When people are asked if they are good sleepers, they usually focus on how many hours they sleep. They may say, “I know I should get 7 or 8 hours of sleep, but I can sleep only 6.” However, when it comes to sleep, quality is as important as quantity.
What is good-quality sleep? Measuring sleep quality can be difficult, since it’s a subjective experience, and we are poor self-observers while sleeping. But nowadays some people go to sleep clinics to evaluate their sleep, and millions use a variety of sleep-tracking devices and apps.
In part to help people assess the data they may get from such devices, a panel of experts assembled by the National Sleep Foundation recently published its key indicators of sleep quality in the journal Sleep Health. The panel included not only experts on sleep, but also neurology, geriatrics, biology, and human development. Based on their analysis of 277 studies, they came up with these four “objective components” of good-quality sleep:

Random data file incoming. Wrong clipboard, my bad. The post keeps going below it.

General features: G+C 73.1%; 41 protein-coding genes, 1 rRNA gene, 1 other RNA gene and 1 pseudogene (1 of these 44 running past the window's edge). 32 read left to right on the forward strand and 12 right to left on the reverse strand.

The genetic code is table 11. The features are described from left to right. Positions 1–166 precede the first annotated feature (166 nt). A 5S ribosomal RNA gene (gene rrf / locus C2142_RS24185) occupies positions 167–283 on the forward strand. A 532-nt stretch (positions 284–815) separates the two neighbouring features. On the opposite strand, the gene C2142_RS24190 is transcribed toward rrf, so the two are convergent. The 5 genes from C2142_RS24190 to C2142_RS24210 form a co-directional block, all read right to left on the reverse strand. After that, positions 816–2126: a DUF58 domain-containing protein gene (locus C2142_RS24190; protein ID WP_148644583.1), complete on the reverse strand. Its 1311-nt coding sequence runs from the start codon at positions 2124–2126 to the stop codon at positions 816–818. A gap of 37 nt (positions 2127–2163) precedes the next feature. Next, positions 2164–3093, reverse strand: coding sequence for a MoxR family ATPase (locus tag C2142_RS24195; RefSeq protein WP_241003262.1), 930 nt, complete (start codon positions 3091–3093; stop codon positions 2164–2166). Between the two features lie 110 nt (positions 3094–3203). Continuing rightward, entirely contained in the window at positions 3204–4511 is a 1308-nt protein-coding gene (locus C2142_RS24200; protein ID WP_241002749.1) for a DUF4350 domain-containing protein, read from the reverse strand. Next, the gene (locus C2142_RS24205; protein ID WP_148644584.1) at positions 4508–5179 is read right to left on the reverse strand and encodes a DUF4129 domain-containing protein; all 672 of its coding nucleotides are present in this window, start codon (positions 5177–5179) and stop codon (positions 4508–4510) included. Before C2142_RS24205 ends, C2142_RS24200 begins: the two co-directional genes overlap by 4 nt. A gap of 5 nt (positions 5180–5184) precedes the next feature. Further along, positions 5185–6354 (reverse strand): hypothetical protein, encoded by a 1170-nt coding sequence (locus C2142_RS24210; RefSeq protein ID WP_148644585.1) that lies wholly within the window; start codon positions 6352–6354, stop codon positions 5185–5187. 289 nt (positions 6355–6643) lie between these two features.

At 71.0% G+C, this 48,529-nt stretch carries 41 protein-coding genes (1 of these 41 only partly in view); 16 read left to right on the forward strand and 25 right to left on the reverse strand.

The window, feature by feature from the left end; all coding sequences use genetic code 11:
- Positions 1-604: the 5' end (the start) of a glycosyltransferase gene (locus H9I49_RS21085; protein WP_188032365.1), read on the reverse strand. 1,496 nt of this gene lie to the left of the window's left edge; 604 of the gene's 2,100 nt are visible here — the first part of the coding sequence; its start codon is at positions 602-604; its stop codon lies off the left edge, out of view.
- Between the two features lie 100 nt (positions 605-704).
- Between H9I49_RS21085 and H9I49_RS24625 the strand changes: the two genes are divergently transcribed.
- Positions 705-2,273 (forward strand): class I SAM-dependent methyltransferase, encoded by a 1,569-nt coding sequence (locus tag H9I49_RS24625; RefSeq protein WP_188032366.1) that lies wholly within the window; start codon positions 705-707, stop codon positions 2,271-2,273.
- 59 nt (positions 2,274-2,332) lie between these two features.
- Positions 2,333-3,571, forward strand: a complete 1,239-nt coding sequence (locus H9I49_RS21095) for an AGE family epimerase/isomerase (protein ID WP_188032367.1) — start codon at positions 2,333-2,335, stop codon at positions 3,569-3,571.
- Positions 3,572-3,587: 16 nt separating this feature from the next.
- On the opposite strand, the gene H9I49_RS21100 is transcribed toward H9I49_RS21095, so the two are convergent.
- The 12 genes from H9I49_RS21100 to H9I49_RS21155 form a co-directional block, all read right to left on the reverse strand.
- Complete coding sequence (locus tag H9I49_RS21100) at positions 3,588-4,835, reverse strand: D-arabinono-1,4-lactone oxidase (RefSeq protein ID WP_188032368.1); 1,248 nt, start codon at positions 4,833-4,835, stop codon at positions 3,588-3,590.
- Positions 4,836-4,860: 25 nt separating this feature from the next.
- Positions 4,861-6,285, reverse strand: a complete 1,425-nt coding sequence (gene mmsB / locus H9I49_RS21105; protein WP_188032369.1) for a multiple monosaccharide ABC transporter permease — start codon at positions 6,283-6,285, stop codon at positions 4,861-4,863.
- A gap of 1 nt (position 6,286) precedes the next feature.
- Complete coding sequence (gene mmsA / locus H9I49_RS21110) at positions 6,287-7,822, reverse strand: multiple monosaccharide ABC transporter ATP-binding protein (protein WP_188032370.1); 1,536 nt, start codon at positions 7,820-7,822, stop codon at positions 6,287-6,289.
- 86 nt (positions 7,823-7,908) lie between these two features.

- Falling asleep within 30 minutes of going to bed.
- Sleeping at least 85 percent of the time spent in bed.
- Waking no more than once per night for 5 minutes or longer.
- Being awake for less than a total of 20 minutes after initially falling asleep. That is, it’s okay to wake up briefly, say, 5 times. But only one of these wake-ups should be longer than 5 minutes (see previous bullet).
For people over 65, the criteria are relaxed somewhat, since sleep patterns change with age. Thus, if they take longer to fall asleep (up to 60 minutes) and wake up more often (totaling up to 30 minutes after initially falling asleep), that can still be considered good-quality sleep.
What about various sleep stages, such as REM (rapid eye movement) or slow wave sleep—how much of your night should be spent in each of them? The expert panel could reach no consensus about the optimal amounts of the stages.